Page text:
The Selected Works of Deng Xiaoping

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China Can Only Take the Socialist Road

CHINA CAN ONLY TAKE THE SOCIALIST ROAD

March 3, 1987

 

The trouble we had recently is now over. In the long run, facts will show that the principles, policies and methods we used to deal with the student unrest and to make some changes of personnel in the Central Committee were in conformity with the interests of the entire population, and people will see more clearly that those principles, policies and methods were reasonable. Take the change of personnel in the Central Committee, for example. We used to go too far in handling cases of this kind. Bearing in mind the lessons of the past, we have handled Comrade Hu Yaobang’s case quite gently. To combat bourgeois liberalization, we are not going to launch a political movement. The struggle will be strictly confined to a limited sphere, so as not to make it seem more serious than it is.

Some people abroad are wondering if China is going to change its present principles and policies. We are not going to change them. Why should we, when they have proved effective over the last eight years?

Now I should like to make two points clear. One is that China can only take the socialist road. The other is that without political stability it would be impossible for us to modernize.

The few intellectuals who incited the students to action oppose the socialist system and advocate bourgeois liberalization. By that I mean they want China to be totally Westernized and to take the capitalist road. Our experience has shown, however, that we cannot take that road. The reason is very simple. Ours is an economically backward country with a population of one billion. If we took the capitalist road, a small number of people in certain areas would quickly grow rich, and a new bourgeoisie would emerge along with a number of millionaires — all of these people amounting to less than one per cent of the population — while the overwhelming majority of the people would remain in poverty, scarcely able to feed and clothe themselves. Only the socialist system can eradicate poverty. That is why we do not allow people to oppose socialism. By socialism, we mean socialism adapted to conditions in China. Without the Communist Party’s leadership it would be impossible for China to go on building socialism — that has been proved by history.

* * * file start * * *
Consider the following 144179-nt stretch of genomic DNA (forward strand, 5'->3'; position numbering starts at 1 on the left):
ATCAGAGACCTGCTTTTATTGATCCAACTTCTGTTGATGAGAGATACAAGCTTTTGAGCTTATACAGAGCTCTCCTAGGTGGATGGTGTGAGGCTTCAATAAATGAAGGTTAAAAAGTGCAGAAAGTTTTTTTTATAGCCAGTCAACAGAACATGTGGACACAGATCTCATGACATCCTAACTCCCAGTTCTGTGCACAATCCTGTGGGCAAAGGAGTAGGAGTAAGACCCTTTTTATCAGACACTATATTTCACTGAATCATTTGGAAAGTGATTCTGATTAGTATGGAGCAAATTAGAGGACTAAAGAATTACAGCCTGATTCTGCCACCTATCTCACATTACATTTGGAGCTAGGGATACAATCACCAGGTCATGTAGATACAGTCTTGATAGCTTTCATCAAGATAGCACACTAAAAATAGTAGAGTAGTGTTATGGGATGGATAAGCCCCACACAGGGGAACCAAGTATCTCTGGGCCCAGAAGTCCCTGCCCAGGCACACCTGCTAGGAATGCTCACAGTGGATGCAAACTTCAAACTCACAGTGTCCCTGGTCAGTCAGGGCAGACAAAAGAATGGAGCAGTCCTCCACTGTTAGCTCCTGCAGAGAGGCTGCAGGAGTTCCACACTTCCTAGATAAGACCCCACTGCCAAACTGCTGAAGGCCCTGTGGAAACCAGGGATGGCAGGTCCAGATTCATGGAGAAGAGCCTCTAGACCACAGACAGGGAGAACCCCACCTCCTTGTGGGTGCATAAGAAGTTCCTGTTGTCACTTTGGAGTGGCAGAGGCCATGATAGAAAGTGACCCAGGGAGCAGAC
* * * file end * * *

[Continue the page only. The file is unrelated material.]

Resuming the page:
To shake off poverty and modernize, China must maintain political stability and unity and carry out socialist construction in an orderly way under the leadership of the Party. Disturbances would make it impossible for us to concentrate on economic development. That is the lesson we have learned from the “cultural revolution”. If more troubles were stirred up, there would be a new “cultural revolution”.

Most of the students who were involved in the recent disturbances are freshmen or sophomores under the age of 20 who have little experience of society. They went home for the winter vacation, and almost all of them were educated by their families. They were impressed by the improvement in the living standards of their neighbours. Some of them also travelled around a little and found that every family had benefited from what we have done over the last few years. So when they went back to school they admitted that their original ideas and the action they had taken were wrong.

Of course, the struggle against bourgeois liberalization involves a long-term process of education. It will therefore go hand in hand with our modernization drive. To stop a tendency — the student unrest, for example — before it gains momentum we have to adopt emergency measures. But in essence the struggle against bourgeois liberalization is a long-term task. It will take 50 to 70 years for us to modernize, and the struggle will have to be carried on throughout that period. Since it is a long-term task, we can only use constant education and persuasion, instead of launching political movements. When necessary, however, we shall resort to administrative or legal measures. It is our firm principle to maintain political stability so that we can carry out the modernization programme in an orderly way.

We have always encouraged our people to have high ideals and moral integrity, to become better educated and to cultivate a strong sense of discipline. Of these, high ideals and a strong sense of discipline are the most important. The ideal we should foster is to strive for socialist modernization. Many people talk only about modernization and forget that our modernization programme is a socialist one. Unless we carry out construction in an orderly way, we shall not succeed in modernizing or in developing economically. That has been our view ever since the Third Plenary Session of the Eleventh Central Committee, held in 1978. Now we are simply adhering to the established principles, policies and political line.

We have not met with too many difficulties in the course of the reform, and in general it is proceeding smoothly. Some people have disagreed with certain aspects of it or with certain particular measures, but not with the reform as a whole. There is no faction in China that is categorically opposed to reform. Some persons in other countries regard me as a reformist and other leaders as conservatives. It is true I am a reformist. But if a person who upholds the Four Cardinal Principles is a conservative, then I am a conservative. Or to be more exact, I believe in seeking truth from facts.

(Excerpt from a talk with United States Secretary of State George Shultz.)

 

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